I guess I could say that I was fully present with my older relative today. I listened attentively to him after lunch, with appreciation for his wisdom and expertise. I guess I could also say I took the opportunity to be kind today. Actually, the act of service was a two-way gift this afternoon—both for my relative and for me. I think it is just superb how God sovereignly acts in disparate situations and ties them together in my mind—like at lunch today, and in my remembrance of this recent conversation. Awesome job, God! Thanks so much!

@chaplaineliza

Like what you read? Disagree? Share your thoughts with your loved ones and continue the conversation.

How to Serve . . . with Enthusiasm?

A Year of Being Kind blog – Thursday, March 6, 2014

BK no act of kindness is wasted

How to Serve . . . with Enthusiasm?

As I’ve said before, it’s a wonderful opportunity to find acts of service to others! Many spiritual and religious traditions raise up the practice of service, including Christianity, Judaism, Buddhism, and the Recovery program. Following the lead of these time-tested spiritual paths, I’m trying to find an intentional service opportunity every day, and then blog about these acts of service on a daily basis.

Intellectually, I agree with the verse I’ve chosen for March, which comes from Ephesians 6:7. “Render service with enthusiasm, as to the Lord and not to men and women.” But operationally, HOW do I do that? What does it look like?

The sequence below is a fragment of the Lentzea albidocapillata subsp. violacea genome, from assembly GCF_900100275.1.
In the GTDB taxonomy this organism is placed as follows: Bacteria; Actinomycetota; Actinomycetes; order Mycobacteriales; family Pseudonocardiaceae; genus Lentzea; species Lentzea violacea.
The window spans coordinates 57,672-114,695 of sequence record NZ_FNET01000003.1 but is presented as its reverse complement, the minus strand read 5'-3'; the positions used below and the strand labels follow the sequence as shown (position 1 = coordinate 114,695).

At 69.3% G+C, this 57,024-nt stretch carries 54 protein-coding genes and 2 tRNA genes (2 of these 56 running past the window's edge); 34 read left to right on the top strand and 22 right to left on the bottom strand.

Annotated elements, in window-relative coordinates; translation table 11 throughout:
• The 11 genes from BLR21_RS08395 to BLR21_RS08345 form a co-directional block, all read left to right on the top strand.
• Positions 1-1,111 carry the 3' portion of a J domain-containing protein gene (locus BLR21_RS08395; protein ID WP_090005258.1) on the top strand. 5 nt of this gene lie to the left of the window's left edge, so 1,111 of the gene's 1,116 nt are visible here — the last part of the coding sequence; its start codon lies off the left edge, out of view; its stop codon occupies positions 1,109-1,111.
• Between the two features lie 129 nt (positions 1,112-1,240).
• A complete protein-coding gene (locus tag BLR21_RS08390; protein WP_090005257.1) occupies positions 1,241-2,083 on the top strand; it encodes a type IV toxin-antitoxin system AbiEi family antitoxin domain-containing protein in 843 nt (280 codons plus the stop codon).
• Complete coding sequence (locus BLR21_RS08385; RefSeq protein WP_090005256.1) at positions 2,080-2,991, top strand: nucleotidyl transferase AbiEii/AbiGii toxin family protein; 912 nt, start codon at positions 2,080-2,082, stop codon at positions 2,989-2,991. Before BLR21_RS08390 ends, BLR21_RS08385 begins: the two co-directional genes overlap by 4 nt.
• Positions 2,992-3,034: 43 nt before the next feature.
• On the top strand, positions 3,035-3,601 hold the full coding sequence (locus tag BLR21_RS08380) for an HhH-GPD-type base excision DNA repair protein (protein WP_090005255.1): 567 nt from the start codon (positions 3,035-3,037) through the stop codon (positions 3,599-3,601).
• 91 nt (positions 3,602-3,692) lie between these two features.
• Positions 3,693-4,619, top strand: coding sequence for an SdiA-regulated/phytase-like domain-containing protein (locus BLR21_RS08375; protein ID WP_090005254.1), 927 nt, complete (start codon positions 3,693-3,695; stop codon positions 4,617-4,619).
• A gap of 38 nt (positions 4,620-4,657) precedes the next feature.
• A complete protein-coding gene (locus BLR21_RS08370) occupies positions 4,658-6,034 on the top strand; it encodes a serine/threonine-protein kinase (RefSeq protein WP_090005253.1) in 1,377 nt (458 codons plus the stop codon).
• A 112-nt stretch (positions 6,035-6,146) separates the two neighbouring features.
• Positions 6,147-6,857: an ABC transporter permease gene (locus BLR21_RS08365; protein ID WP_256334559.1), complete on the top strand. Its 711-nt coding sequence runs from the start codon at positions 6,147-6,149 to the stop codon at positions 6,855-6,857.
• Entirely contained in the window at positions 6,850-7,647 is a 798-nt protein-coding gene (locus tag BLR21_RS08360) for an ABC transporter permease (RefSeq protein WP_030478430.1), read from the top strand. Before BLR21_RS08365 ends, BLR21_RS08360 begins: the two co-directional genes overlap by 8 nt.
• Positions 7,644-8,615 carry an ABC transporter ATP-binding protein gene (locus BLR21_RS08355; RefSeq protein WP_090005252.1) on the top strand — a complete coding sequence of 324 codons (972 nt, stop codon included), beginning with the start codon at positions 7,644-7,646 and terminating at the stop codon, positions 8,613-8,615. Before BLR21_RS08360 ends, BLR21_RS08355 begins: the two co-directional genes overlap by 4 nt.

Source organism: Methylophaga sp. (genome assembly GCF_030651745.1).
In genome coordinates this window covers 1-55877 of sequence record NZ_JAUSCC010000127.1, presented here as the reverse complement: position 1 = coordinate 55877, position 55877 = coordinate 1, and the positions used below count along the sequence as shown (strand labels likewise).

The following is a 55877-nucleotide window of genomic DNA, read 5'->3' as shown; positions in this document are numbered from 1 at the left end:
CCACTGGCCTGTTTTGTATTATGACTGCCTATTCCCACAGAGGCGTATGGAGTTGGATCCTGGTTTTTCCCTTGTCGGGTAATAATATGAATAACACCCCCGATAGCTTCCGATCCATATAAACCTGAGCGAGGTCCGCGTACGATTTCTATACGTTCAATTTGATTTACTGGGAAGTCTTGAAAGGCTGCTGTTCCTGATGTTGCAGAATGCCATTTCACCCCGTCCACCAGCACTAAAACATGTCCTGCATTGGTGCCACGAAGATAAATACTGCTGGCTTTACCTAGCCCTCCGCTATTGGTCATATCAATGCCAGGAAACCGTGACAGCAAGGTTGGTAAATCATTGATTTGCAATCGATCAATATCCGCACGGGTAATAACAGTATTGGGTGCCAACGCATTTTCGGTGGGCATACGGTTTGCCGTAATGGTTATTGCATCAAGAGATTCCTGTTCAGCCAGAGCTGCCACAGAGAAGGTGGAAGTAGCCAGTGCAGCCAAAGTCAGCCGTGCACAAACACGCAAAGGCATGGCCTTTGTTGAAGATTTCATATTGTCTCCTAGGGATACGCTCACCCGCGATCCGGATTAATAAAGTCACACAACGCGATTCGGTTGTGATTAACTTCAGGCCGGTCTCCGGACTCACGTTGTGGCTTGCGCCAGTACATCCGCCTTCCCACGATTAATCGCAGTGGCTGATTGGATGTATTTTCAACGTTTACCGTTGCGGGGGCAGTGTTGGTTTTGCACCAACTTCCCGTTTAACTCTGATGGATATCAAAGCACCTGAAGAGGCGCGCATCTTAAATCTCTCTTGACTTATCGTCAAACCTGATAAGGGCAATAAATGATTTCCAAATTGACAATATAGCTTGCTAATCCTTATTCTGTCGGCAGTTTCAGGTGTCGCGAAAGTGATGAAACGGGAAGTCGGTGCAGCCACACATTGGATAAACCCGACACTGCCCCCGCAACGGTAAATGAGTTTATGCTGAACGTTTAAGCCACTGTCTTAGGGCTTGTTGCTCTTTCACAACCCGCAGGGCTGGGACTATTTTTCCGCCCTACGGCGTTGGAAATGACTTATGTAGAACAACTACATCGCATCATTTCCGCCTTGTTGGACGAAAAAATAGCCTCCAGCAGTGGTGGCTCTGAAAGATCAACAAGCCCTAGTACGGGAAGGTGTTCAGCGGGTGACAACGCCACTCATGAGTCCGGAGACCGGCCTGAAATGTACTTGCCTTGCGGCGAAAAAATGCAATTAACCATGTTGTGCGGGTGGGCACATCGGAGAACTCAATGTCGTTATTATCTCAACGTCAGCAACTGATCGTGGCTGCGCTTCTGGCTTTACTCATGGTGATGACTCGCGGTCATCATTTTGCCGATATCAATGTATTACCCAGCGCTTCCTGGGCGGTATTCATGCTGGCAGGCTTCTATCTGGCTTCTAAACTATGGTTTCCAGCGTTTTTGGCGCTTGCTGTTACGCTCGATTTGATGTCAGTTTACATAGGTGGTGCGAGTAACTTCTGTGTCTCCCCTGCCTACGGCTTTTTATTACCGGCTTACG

My daughter and son have caught me out. They have noticed times when I try too hard, and put on my pleasant people-face and my smooth public-voice. Deep down, I don’t want to be “fake-y” or to put on a false face when I perform acts of service. However—I  know I sometimes do try to fake it. “Fake it until you make it,” as one common Recovery saying goes. I think this Recovery saying had situations similar to this in mind. People working on recovery from an addiction are advised to get involved in regular service to others, but service is sometimes the last thing recovering addicts or alcoholics want to do. Thus, “fake it until you make it.”

All the same, I am purposely trying not to try too hard. Humility in service is a challenging thing to pray for (and even more challenging to actually attain). I thought long and hard before I started this year-long adventure of service, because I do not want anyone to think I am trying to earn brownie points with God. Instead, these acts of service are a grateful, loving response to God. According to Ephesians 2:10, God has set out acts of service for me to do, already. After some talking (with several spiritual elders) and some hesitant praying, I finally figured I had better get to work and make myself available for some loving service opportunities.

So, what was my act of service today, you may ask? Several! I did a few needful things around the house for a friend of mine today. Plus, I was kind and I smiled at two clerks at a store. And, I sincerely listened while another friend told me of continuing difficulty with the landlord. None of these service opportunities were huge, but I think they were appreciated.

Whatever way you slice it, I think those acts of service all count. They were all loving, intentional acts, and I even was pleased to get a response to each one. I don’t always get a response! But this time, I did. And it felt good to me to help others. To be kind, and to serve others. The way that God (as I understand God) intends for me to do. Thanks for this task—I mean, this opportunity to serve others.